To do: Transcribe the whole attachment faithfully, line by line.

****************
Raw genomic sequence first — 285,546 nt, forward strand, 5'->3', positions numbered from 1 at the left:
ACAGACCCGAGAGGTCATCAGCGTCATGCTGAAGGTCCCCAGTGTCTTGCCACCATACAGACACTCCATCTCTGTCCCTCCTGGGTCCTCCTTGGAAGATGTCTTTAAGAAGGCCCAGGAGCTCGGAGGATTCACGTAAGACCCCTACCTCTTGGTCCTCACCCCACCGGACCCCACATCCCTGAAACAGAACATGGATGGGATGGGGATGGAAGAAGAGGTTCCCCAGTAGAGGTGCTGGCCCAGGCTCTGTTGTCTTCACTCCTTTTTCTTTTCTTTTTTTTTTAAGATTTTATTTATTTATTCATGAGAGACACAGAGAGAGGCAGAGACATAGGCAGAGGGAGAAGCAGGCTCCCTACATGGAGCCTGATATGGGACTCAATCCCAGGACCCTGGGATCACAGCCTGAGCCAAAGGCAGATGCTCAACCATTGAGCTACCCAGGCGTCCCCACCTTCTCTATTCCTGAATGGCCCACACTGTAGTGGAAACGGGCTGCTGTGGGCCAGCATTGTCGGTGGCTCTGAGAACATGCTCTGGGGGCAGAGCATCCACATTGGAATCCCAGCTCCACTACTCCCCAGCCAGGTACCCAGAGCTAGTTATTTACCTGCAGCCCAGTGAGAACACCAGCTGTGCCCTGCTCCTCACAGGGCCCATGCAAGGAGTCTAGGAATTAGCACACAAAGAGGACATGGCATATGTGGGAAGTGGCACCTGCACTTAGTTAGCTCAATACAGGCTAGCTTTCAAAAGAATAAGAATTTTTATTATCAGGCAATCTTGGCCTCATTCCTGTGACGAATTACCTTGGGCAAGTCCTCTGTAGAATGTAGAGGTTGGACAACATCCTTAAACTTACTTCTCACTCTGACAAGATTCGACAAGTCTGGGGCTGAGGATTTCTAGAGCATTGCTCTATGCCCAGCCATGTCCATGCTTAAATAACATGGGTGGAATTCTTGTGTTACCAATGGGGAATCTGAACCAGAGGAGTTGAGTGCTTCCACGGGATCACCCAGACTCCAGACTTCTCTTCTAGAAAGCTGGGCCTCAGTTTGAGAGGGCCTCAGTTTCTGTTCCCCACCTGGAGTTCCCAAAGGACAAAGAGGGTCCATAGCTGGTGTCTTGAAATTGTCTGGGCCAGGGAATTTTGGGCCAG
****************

Raw genomic sequence first — 285,546 nt, forward strand, 5'->3', positions numbered from 1 at the left:
ACAGACCCGAGAGGTCATCAGCGTCATGCTGAAGGTCCCCAGTGTCTTGCCACCATACAGACACTCCATCTCTGTCCCTCCTGGGTCCTCCTTGGAAGATGTCTTTAAGAAGGCCCAGGAGCTCGGAGGATTCACGTAAGACCCCTACCTCTTGGTCCTCACCCCACCGGACCCCACATCCCTGAAACAGAACATGGATGGGATGGGGATGGAAGAAGAGGTTCCCCAGTAGAGGTGCTGGCCCAGGCTCTGTTGTCTTCACTCCTTTTTCTTTTCTTTTTTTTTTAAGATTTTATTTATTTATTCATGAGAGACACAGAGAGAGGCAGAGACATAGGCAGAGGGAGAAGCAGGCTCCCTACATGGAGCCTGATATGGGACTCAATCCCAGGACCCTGGGATCACAGCCTGAGCCAAAGGCAGATGCTCAACCATTGAGCTACCCAGGCGTCCCCACCTTCTCTATTCCTGAATGGCCCACACTGTAGTGGAAACGGGCTGCTGTGGGCCAGCATTGTCGGTGGCTCTGAGAACATGCTCTGGGGGCAGAGCATCCACATTGGAATCCCAGCTCCACTACTCCCCAGCCAGGTACCCAGAGCTAGTTATTTACCTGCAGCCCAGTGAGAACACCAGCTGTGCCCTGCTCCTCACAGGGCCCATGCAAGGAGTCTAGGAATTAGCACACAAAGAGGACATGGCATATGTGGGAAGTGGCACCTGCACTTAGTTAGCTCAATACAGGCTAGCTTTCAAAAGAATAAGAATTTTTATTATCAGGCAATCTTGGCCTCATTCCTGTGACGAATTACCTTGGGCAAGTCCTCTGTAGAATGTAGAGGTTGGACAACATCCTTAAACTTACTTCTCACTCTGACAAGATTCGACAAGTCTGGGGCTGAGGATTTCTAGAGCATTGCTCTATGCCCAGCCATGTCCATGCTTAAATAACATGGGTGGAATTCTTGTGTTACCAATGGGGAATCTGAACCAGAGGAGTTGAGTGCTTCCACGGGATCACCCAGACTCCAGACTTCTCTTCTAGAAAGCTGGGCCTCAGTTTGAGAGGGCCTCAGTTTCTGTTCCCCACCTGGAGTTCCCAAAGGACAAAGAGGGTCCATAGCTGGTGTCTTGAAATTGTCTGGGCCAGGGAATTTTGGGCCAG